Rejection of your Credit Card Application

Up to a third of credit card applications in the UK are rejected. There are a number of reasons why your application for a credit card might be unsuccessful. In recent years, banks and credit card companies have been criticised for being too eager to lend and promote credit cards, even to people who could not afford them. However, as the recent 'credit crunch' took hold, credit card providers have become much less inclined to accept applications.

When you fill in a credit card application form, there will be a period of time in which the card provider assesses your credit 'worthiness', that is, how much risk there is of you getting into debt. They will prepare what is called a 'credit score' based on your credit report. Your credit report is a document that details your past ability to gain credit and make repayments on time. It is maintained by an independent credit agency (see Credit Rating) and updated each time you apply for credit, or fall into arrears (fail to make a monthly repayment on time). Any credit card provider is allowed to view this report when you make an application.

The main reasons why your credit card application could be rejected are:

No Credit History
If you have not needed to borrow money in the past, you do not have a credit history. For a credit card provider this will mean that they have no 'past performance' to consider when evaluating your application. In today's credit crunch climate, banks may reject your application on the grounds that you do not have a track record of good debt management and are therefore a risk for them.

Past Performance
Credit card providers will consider you to be a risk customer if you have missed repayments in the past. Any missed credit repayment will remain on your credit report for three years. Too many credit card applications and report searches recorded on your credit report will also be regarded as unfavourable. If you had serious financial difficulty in the past, you may have had a County Court Judgement (CCJ) issued against you. A CCJ is a court order that decides how much you owe to a creditor and how you should repay it. For one to be issued, one of your credit providers, for example your mortgage provider, will have taken County Court action against you to reclaim outstanding repayments. CCJs deter credit card providers from lending you money, and should be avoided at all costs.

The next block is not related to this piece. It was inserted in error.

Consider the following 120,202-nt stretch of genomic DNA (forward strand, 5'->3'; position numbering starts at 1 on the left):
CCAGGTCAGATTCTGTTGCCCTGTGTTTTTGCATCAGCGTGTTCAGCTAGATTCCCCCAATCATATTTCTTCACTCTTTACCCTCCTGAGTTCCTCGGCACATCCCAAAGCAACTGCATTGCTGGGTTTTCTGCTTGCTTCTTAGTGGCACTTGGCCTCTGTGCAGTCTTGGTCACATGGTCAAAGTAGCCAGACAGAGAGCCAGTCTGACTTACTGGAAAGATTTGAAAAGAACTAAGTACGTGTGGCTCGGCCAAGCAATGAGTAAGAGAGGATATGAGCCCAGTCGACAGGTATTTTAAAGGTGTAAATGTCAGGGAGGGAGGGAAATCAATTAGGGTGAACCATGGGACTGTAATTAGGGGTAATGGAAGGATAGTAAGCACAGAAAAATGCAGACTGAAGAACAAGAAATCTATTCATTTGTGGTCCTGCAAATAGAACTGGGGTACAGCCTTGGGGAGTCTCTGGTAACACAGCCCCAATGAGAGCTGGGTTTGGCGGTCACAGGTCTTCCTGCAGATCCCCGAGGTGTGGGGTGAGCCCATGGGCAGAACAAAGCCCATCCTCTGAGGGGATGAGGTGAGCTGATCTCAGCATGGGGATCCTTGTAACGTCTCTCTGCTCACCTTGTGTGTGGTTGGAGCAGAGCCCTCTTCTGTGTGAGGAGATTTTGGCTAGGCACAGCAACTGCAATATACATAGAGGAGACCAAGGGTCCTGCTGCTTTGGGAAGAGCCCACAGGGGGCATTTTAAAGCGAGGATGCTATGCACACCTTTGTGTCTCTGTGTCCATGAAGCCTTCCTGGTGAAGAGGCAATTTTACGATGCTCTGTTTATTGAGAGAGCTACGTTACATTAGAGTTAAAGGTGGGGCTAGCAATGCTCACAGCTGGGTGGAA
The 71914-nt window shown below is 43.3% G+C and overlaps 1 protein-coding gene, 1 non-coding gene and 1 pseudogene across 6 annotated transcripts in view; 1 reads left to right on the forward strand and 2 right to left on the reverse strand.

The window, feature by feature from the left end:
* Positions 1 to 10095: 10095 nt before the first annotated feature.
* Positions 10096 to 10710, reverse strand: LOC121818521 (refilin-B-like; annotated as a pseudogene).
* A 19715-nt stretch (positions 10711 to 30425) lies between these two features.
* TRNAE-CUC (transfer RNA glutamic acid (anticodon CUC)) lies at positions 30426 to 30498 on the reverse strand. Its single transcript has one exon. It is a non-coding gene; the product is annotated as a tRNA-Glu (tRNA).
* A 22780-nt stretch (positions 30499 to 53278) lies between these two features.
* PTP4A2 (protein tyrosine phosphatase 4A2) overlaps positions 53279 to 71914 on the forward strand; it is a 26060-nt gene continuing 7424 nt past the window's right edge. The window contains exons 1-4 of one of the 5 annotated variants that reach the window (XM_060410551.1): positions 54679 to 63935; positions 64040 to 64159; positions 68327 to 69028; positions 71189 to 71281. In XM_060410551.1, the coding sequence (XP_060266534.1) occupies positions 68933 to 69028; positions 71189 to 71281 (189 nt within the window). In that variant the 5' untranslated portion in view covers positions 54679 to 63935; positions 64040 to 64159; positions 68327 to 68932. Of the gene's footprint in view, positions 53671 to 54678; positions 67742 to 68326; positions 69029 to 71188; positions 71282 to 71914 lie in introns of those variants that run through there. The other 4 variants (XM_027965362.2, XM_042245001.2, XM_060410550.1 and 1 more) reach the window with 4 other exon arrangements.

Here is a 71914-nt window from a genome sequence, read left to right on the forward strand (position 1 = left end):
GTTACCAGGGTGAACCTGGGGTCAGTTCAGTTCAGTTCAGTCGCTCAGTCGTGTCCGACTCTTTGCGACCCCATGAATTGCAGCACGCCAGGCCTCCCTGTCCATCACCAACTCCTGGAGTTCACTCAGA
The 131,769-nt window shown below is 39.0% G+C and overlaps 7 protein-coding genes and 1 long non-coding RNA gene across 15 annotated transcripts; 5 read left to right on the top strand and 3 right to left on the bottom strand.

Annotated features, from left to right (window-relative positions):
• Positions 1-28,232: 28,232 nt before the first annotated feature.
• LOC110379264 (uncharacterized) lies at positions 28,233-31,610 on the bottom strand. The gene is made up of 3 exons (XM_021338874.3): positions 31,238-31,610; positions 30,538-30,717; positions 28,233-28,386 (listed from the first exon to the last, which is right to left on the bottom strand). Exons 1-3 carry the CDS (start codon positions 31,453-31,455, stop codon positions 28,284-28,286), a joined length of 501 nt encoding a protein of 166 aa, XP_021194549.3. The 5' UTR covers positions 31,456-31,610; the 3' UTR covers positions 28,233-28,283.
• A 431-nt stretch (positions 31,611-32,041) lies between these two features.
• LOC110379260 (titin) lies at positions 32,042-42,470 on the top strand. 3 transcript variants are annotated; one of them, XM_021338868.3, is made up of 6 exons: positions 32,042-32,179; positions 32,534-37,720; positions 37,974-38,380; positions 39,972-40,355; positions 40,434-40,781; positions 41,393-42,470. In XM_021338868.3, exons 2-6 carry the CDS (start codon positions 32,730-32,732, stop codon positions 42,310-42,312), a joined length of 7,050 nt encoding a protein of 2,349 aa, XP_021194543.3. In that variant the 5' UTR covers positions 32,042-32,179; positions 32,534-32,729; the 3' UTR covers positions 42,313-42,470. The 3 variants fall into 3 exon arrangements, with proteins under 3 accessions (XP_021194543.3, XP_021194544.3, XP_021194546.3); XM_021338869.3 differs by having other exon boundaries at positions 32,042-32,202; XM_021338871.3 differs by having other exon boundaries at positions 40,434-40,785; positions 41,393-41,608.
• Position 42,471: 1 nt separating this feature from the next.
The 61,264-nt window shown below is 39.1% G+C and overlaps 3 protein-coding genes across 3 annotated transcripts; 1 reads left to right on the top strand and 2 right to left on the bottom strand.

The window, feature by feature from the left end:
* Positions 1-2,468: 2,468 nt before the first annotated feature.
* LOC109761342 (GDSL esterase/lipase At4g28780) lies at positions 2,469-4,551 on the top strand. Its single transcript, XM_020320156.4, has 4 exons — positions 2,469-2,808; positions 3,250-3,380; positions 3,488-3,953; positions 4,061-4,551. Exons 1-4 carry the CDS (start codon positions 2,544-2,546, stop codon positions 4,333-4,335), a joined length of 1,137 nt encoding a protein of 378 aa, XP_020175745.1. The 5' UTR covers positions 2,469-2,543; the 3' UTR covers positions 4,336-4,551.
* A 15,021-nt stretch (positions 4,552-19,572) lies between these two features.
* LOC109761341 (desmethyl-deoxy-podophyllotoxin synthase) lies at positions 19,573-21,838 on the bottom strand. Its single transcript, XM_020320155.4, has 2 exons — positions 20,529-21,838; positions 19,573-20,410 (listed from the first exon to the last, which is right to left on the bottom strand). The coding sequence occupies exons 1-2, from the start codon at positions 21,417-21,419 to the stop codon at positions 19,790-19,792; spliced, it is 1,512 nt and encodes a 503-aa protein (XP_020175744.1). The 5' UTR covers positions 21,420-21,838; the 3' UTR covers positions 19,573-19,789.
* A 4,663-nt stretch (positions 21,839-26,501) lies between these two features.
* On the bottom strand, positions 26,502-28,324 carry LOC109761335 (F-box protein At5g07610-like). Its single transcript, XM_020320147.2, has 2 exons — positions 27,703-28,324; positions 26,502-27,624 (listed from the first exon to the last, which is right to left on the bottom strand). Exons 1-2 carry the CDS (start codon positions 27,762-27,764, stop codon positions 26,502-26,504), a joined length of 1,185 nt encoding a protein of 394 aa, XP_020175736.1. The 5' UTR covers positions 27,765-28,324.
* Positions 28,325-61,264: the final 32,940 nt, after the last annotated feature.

Too Much Credit
If you already have a number of different credit cards, your available spending limit may already be very high. When you apply for a new card, the credit card provider will assess your total available credit. If they believe that it is already too much in relation to your income, they may reject your application on this basis even if you have perfect credit history. Many people apply for a number of different credit cards to improve their credit rating quickly, since each repayment that is made on time shows that you can efficiently manage your money. Whatever your reasons may be, if the total credit limit of all these cards exceeds what the credit card provider believes your personal finances afford, they will adjust their credit offer accordingly or even refuse your application altogether.

Home Phone Number Verification
If you fail to give a home phone number, or if the one that you give on your application does not match that on your credit report, your lender is unable to verify it. As a result your application may be rejected. The two main reasons for this are: if you fail to make repayments they would not be able to contact you; and the absence of an accurate home phone number may indicate that somebody else is trying to fraudulently fill out a credit card application in your name.

Electoral Roll
One of the seemingly trivial, but often reported reasons for the rejection of a credit card application, is the electoral register not corroborating the information you gave on your application form. Credit card providers use the electoral roll to confirm your name and address. If you are not registered, or are registered at a previous address, your application may be refused.

New Product Launch
You may find it hard to be approved for a credit card that has only just been launched by the card provider. This is because they initially aim to attract a specific type of customers; if you do not fit the profile, they may reject your application on this basis. Usually however, they will offer you a different deal which they think may suit you: read all the terms and conditions carefully, since these alternative deals are rarely as good as the deal for which you applied.